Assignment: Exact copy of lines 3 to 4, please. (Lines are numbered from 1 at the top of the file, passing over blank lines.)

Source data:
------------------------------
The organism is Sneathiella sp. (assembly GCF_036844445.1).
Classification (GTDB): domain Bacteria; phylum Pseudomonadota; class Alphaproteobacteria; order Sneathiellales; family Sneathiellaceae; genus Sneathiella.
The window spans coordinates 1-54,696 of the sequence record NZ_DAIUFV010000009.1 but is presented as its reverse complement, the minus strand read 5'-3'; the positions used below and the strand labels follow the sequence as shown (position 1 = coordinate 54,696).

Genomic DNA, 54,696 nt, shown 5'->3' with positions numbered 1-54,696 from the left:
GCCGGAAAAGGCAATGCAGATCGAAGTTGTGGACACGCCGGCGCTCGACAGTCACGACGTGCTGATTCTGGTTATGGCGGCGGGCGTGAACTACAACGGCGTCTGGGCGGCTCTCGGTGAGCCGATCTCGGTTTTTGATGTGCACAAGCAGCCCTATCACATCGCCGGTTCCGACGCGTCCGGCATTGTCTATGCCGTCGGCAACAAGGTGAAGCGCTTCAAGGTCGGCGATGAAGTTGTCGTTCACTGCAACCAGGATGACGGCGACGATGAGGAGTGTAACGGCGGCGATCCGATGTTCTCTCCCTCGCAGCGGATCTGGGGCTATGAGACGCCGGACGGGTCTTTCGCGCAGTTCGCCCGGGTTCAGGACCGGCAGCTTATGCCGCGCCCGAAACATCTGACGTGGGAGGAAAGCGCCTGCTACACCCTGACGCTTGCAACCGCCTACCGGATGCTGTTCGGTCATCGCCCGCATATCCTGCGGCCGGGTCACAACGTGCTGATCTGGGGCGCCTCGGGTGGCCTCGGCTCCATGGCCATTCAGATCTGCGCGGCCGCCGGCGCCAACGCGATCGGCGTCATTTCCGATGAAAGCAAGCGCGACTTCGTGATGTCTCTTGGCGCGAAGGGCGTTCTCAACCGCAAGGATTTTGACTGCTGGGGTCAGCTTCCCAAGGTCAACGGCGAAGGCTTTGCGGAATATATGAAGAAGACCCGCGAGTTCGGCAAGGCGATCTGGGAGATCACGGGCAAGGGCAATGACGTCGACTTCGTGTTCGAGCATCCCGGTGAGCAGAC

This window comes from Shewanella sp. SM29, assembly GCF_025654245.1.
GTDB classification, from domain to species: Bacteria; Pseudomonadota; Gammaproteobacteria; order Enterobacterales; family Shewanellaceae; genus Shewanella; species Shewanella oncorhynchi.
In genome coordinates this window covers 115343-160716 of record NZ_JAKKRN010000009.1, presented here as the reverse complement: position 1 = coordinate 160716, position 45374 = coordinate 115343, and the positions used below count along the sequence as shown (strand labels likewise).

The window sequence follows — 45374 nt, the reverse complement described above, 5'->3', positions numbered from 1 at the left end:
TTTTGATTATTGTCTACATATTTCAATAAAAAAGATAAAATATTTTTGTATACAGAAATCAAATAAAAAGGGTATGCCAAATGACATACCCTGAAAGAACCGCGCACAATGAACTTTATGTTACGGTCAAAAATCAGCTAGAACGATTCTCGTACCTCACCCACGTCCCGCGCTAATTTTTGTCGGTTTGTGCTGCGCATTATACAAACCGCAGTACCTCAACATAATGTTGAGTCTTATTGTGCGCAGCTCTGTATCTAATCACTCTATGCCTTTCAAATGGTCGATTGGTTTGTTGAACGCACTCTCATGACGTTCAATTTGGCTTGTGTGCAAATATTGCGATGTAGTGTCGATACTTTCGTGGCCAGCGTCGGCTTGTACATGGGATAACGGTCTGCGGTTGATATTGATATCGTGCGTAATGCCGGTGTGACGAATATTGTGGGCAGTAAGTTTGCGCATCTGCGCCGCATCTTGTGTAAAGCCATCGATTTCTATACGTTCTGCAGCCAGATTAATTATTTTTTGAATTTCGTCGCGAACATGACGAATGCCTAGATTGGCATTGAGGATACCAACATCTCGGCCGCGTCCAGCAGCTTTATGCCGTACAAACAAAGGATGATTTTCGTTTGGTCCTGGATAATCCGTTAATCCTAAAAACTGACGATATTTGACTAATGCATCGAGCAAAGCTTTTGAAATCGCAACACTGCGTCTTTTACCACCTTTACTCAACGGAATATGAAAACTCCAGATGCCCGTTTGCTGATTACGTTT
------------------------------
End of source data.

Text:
The window spans coordinates 1-54,696 of the sequence record NZ_DAIUFV010000009.1 but is presented as its reverse complement, the minus strand read 5'-3'; the positions used below and the strand labels follow the sequence as shown (position 1 = coordinate 54,696).

Genomic DNA, 54,696 nt, shown 5'->3' with positions numbered 1-54,696 from the left: